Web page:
Kensington thrift store, Productive Lives, seeks to relieve those caught in the “welfare trap” by providing work.
Director John Mollo, 48, said he believes that people treat welfare as if it’s free money and don’t realize that it will one day dry up.
“People don’t wanna work! They get welfare but they can work,” Mollo said. “Their mothers and their fathers and their grandparents were on welfare. I’m not putting down welfare, but welfare is going to be cut.”
Productive Lives recruits volunteers from the House of Adonai, a Christian recovery ministry, and Cornerstone Community Church, Mollo’s home church. The volunteers work for four months before, upon approval, becoming part-time employees at the thrift store.
“If they continue to show good work ethic and faithfulness then we move them to a point where they can use us as a reference for full time employment in an area of their trade or wherever they might try and get a job,” Mollo said.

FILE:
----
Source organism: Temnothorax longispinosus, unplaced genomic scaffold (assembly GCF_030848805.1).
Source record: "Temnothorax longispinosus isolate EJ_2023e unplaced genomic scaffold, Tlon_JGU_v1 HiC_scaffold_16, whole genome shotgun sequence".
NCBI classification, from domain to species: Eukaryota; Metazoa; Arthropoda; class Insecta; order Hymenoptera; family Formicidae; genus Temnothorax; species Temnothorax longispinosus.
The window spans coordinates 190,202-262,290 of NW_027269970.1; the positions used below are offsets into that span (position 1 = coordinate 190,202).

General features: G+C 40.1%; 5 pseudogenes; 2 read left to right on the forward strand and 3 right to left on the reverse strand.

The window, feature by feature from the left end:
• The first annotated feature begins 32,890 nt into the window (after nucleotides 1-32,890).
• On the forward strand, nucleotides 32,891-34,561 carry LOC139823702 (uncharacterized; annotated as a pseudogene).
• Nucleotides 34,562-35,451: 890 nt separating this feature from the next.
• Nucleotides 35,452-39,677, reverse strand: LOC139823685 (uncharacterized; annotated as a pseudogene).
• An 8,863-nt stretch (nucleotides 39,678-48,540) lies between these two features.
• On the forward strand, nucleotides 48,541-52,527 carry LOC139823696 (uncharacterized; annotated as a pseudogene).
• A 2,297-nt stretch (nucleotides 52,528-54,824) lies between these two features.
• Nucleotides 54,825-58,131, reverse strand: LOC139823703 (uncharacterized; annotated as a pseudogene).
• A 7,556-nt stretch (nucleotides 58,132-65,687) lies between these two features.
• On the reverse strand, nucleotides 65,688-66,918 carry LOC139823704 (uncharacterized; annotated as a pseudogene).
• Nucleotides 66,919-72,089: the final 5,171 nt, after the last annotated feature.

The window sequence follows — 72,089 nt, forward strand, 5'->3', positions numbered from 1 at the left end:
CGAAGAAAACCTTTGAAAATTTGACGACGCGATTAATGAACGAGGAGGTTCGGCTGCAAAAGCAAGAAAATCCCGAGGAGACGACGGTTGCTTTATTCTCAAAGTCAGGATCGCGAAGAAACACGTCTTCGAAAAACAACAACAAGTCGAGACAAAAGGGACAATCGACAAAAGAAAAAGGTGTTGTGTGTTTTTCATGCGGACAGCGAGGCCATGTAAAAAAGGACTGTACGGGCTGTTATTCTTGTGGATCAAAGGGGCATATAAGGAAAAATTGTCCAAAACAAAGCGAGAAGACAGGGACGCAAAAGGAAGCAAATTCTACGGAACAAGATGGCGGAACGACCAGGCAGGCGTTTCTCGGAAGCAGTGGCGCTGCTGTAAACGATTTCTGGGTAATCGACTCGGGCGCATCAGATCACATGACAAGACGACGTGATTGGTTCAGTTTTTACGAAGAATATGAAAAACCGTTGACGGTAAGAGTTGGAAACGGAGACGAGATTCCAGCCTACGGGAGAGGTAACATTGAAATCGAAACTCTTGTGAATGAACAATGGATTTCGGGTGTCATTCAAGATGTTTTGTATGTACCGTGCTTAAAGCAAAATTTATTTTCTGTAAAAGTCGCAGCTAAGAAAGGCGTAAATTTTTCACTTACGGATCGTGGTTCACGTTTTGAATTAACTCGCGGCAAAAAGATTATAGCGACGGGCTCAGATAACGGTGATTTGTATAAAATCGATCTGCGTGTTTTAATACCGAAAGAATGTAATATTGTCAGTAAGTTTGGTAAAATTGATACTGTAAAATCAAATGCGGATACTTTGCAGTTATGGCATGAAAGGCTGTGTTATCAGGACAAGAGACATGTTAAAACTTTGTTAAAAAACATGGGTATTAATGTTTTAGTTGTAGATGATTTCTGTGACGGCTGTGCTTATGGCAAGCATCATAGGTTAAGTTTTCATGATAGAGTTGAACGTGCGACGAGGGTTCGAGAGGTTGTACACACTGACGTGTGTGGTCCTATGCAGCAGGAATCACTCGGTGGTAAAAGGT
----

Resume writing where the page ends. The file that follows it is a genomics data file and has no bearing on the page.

Originally a church and then a store called Nifty Thrifty, Productive Lives officially started business on June 14.
“Our goal is to get men and women out of the welfare trap that has been in this neighborhood for generations,” said Mollo.
Mollo ultimately said he hopes those that leave Productive Lives will return to the community as productive, working members of society. “We want them to learn how to sacrificially serve their community [because] they have to sacrificially serve their family.”